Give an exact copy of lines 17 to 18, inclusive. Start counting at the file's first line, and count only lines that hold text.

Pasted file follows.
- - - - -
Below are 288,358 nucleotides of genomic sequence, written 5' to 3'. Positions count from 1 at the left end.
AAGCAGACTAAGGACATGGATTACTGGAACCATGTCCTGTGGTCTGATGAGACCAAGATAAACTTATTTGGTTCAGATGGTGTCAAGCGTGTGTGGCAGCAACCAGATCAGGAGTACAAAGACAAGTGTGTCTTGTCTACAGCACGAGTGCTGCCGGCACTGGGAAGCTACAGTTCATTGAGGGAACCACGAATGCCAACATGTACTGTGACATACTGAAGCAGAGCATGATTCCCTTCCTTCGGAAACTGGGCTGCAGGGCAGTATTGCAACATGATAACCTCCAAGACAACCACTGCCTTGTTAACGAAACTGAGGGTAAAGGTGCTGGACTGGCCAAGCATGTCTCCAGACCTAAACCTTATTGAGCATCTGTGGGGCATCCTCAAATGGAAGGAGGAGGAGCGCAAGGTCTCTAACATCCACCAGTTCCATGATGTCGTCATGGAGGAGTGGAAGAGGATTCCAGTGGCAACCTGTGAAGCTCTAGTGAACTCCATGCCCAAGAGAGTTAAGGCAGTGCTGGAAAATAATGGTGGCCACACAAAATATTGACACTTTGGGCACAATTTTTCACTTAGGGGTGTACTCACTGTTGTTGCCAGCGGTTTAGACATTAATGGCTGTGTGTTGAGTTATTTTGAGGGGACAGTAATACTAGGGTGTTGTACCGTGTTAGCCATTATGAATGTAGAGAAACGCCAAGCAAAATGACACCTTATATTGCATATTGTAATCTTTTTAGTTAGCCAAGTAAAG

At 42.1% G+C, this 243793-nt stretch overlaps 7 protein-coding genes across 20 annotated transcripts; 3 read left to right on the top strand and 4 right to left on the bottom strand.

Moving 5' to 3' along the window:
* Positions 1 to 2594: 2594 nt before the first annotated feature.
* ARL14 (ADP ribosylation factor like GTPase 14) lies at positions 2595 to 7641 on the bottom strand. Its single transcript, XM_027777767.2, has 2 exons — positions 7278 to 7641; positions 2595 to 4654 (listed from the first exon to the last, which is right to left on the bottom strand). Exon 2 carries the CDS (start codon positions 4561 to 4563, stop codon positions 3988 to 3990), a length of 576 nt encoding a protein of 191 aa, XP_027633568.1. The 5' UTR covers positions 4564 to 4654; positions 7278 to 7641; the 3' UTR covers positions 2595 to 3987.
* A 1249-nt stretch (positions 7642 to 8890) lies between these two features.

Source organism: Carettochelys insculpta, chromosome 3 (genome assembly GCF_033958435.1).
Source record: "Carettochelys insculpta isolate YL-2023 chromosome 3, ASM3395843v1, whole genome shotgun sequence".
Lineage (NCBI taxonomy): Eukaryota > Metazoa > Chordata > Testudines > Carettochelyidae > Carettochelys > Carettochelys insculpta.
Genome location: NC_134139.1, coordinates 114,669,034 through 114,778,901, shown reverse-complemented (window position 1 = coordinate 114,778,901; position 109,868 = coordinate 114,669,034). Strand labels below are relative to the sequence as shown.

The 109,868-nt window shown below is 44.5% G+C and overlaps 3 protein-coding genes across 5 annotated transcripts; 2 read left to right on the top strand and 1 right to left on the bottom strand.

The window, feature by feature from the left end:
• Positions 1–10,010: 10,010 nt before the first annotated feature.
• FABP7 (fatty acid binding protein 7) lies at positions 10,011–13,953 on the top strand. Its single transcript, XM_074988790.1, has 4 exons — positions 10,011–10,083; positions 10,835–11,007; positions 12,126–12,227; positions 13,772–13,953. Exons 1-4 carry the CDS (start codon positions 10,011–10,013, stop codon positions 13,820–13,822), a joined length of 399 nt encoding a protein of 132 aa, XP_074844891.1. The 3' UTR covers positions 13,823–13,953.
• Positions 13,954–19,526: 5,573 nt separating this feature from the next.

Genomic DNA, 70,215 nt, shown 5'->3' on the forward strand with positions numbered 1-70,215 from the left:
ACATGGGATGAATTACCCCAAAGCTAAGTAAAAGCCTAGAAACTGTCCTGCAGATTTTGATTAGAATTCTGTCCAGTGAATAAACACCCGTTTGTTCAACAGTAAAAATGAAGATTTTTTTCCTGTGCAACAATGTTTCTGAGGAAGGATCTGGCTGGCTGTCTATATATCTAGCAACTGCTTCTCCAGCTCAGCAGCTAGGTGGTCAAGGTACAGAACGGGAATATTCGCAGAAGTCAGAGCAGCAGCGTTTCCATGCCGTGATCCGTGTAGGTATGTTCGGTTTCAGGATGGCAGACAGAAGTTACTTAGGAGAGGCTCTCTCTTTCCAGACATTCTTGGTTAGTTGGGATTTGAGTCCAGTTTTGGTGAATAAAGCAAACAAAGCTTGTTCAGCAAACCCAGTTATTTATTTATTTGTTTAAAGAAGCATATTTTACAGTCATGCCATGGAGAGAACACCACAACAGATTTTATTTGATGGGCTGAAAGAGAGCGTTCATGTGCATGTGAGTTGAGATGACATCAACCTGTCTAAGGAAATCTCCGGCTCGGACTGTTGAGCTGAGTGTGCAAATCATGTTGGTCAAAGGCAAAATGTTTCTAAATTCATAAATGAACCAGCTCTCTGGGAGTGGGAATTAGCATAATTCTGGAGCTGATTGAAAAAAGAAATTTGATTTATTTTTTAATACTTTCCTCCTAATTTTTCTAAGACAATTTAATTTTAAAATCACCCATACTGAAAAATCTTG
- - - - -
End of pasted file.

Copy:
Genomic DNA, 70,215 nt, shown 5'->3' on the forward strand with positions numbered 1-70,215 from the left:
ACATGGGATGAATTACCCCAAAGCTAAGTAAAAGCCTAGAAACTGTCCTGCAGATTTTGATTAGAATTCTGTCCAGTGAATAAACACCCGTTTGTTCAACAGTAAAAATGAAGATTTTTTTCCTGTGCAACAATGTTTCTGAGGAAGGATCTGGCTGGCTGTCTATATATCTAGCAACTGCTTCTCCAGCTCAGCAGCTAGGTGGTCAAGGTACAGAACGGGAATATTCGCAGAAGTCAGAGCAGCAGCGTTTCCATGCCGTGATCCGTGTAGGTATGTTCGGTTTCAGGATGGCAGACAGAAGTTACTTAGGAGAGGCTCTCTCTTTCCAGACATTCTTGGTTAGTTGGGATTTGAGTCCAGTTTTGGTGAATAAAGCAAACAAAGCTTGTTCAGCAAACCCAGTTATTTATTTATTTGTTTAAAGAAGCATATTTTACAGTCATGCCATGGAGAGAACACCACAACAGATTTTATTTGATGGGCTGAAAGAGAGCGTTCATGTGCATGTGAGTTGAGATGACATCAACCTGTCTAAGGAAATCTCCGGCTCGGACTGTTGAGCTGAGTGTGCAAATCATGTTGGTCAAAGGCAAAATGTTTCTAAATTCATAAATGAACCAGCTCTCTGGGAGTGGGAATTAGCATAATTCTGGAGCTGATTGAAAAAAGAAATTTGATTTATTTTTTAATACTTTCCTCCTAATTTTTCTAAGACAATTTAATTTTAAAATCACCCATACTGAAAAATCTTG